Online Northwest 2010: What TV chefs can teach librarians about presentation style

Continuing with Anna Johnson.

Rachael talks about basically nothing while she gets the peanut butter open: enthusiastic paean to p.b.  Fills time, makes people like her, get to know her.

Next clip:  willingness to share stories about own experience.  Sunny Anderson also talks about peanut butter, with an anecdote about dating her boyfriend and getting to know food preferences.  Her boyfriend likes peanut butter.  This results in PBJ pancakes.

Sunny Anderson

Anna:  use stories as fillers, when walking around classroom in between people who aren’t interacting.  If you use a database a lot, tell a story about using it.  Tell users what Summit book you have out, while demo-ing Summit.

Next clip:  Expert knowledge from getting paid to do what you love.  Giada de Laurentiis goes nuts for pancetta while she cubes it.  Expertise is assumed.

Next clip:  Ability to explain what you’re doing (and why) while you’re doing it.  Bobby Flay talks about how to smoke a turkey.  Narrating step by step while doing lots of things at the same time.  Sells us on smoked turkey while setting up the bbq.

Next clip:  explain what you’ll be demonstrating and why your audience should try skills themselves.  Alton Brown explains why sunbathing is the secret to roasting chickens.  (Flatter, more uniform birds cut in butterfly roast faster and better than uncut birds–with graphic chicken-cutting footage!)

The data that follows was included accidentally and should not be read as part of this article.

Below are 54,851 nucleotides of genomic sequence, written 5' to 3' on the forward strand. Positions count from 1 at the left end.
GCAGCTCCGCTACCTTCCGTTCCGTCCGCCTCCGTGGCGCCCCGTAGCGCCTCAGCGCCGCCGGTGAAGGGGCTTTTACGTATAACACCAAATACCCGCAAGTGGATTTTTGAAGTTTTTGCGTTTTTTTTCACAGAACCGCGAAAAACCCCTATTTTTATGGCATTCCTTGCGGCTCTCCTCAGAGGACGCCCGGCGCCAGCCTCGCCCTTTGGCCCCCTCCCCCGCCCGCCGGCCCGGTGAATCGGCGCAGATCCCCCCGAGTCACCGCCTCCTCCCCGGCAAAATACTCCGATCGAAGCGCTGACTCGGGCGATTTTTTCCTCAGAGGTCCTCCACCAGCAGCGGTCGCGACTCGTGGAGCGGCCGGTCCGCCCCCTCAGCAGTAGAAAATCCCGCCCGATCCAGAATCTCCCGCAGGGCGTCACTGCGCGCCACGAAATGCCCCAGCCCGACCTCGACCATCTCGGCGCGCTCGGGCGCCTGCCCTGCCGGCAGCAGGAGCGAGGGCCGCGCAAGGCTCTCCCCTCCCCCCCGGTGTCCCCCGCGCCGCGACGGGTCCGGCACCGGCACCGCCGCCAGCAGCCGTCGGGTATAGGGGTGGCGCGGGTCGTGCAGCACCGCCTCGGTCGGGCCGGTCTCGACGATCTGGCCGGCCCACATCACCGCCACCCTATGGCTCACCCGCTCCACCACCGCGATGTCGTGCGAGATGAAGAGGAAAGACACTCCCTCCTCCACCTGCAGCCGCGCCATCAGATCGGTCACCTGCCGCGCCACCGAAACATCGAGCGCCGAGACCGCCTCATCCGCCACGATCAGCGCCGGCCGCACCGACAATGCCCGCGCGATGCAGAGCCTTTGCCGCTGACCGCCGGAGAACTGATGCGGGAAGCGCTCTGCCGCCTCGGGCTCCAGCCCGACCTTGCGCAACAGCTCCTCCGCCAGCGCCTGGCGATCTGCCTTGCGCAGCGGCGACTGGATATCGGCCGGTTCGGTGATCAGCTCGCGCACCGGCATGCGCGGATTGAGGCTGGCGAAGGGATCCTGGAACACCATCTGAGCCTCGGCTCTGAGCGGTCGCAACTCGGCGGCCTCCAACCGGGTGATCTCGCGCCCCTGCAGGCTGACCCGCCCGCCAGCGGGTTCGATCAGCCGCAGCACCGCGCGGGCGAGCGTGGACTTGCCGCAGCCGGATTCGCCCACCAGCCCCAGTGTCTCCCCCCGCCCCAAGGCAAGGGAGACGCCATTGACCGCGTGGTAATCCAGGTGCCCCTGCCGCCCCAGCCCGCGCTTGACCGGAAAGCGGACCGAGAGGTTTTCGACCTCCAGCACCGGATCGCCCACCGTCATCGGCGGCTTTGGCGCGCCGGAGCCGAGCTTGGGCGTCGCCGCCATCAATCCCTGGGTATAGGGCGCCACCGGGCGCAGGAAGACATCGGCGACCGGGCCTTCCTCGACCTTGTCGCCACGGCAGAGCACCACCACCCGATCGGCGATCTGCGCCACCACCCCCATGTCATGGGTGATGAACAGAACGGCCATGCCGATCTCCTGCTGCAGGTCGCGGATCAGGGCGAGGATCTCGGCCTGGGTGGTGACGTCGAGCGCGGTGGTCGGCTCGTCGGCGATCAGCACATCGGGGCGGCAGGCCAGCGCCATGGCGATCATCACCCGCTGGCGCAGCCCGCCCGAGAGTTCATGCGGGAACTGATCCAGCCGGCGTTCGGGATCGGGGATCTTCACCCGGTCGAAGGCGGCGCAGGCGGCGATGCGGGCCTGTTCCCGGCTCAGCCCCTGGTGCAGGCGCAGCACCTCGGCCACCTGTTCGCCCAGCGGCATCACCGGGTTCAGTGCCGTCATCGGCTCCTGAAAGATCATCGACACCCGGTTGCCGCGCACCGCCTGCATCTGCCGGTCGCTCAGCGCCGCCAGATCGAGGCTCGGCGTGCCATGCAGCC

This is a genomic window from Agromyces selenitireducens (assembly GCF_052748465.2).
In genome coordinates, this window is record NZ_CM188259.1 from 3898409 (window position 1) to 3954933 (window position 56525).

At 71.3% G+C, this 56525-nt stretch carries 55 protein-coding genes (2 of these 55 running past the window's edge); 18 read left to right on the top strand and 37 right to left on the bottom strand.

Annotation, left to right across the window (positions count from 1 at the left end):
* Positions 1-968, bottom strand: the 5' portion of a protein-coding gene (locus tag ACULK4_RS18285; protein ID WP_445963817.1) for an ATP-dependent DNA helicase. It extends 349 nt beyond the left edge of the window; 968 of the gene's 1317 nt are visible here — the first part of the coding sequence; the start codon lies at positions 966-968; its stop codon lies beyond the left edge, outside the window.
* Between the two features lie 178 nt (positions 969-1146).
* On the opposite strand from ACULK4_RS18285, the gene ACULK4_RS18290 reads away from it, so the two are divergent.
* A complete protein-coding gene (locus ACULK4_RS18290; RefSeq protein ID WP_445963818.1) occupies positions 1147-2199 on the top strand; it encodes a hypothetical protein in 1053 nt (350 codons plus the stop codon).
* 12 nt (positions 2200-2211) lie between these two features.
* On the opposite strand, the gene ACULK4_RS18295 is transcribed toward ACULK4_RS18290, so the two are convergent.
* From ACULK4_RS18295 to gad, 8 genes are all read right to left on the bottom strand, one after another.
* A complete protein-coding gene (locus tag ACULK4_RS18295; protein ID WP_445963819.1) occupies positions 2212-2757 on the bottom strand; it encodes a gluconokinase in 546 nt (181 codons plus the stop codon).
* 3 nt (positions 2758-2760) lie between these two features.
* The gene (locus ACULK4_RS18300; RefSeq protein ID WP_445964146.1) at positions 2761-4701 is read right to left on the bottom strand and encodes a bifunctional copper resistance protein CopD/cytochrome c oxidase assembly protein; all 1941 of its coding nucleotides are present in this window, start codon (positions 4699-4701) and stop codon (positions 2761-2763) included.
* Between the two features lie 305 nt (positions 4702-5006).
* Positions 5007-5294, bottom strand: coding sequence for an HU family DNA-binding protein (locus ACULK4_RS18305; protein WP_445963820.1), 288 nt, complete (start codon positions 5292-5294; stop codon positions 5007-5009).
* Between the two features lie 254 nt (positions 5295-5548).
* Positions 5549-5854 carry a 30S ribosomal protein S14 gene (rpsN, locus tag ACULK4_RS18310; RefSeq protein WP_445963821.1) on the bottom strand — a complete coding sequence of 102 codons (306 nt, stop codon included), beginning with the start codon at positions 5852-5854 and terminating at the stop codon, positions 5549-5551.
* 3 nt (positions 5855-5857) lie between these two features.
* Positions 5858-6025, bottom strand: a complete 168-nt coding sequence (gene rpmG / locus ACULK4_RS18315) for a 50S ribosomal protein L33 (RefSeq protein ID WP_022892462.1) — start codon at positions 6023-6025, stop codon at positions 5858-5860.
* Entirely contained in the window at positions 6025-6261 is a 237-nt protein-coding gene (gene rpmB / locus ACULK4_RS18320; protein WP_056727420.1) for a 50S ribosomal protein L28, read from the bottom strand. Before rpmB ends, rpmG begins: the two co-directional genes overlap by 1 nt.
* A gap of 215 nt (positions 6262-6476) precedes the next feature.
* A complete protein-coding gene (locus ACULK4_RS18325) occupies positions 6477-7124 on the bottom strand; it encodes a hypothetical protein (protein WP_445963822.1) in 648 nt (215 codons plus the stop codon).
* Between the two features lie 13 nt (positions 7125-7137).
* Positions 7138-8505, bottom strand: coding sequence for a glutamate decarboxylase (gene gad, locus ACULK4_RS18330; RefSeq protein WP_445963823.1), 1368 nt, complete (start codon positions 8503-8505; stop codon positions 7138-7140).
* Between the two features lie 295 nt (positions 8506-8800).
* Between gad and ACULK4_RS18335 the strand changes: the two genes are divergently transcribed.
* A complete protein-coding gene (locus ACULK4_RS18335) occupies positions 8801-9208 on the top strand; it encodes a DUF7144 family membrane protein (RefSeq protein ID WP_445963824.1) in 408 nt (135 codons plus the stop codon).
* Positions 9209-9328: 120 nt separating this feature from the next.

Next clip:  During demonstration, explain why you do things the way you do (and what to avoid.)  Sunny Anderson discusses gravy.  Anna points out that cooking shows work like library instruction:  the idea is that you watch now, store information, and try the skills yourself later.  (“Lumpy gravy!  We all have it at some point in our lives.”)

Next clip:  Prepare examples ahead of time.  Alton Brown trusses a turkey, using purple tightrope.  Includes a demonstration of how to tie a surgeon’s knot.  Anna:  be open to stopping in the middle of what you’re doing, and demonstrating a particular skill in a more understandable way.  Zoom in on the part of the screen you want students to see (Ctrl+ on Firefox, or mouse wheel).

Next clip:  Be prepared to skip a few steps to maximize your time.  Chefs use mise en place already prepared–we don’t need to see it all.  Don’t recognize this show host, but she has Muppet hair.  (per Anna…)

Posting now, time for Q&A…


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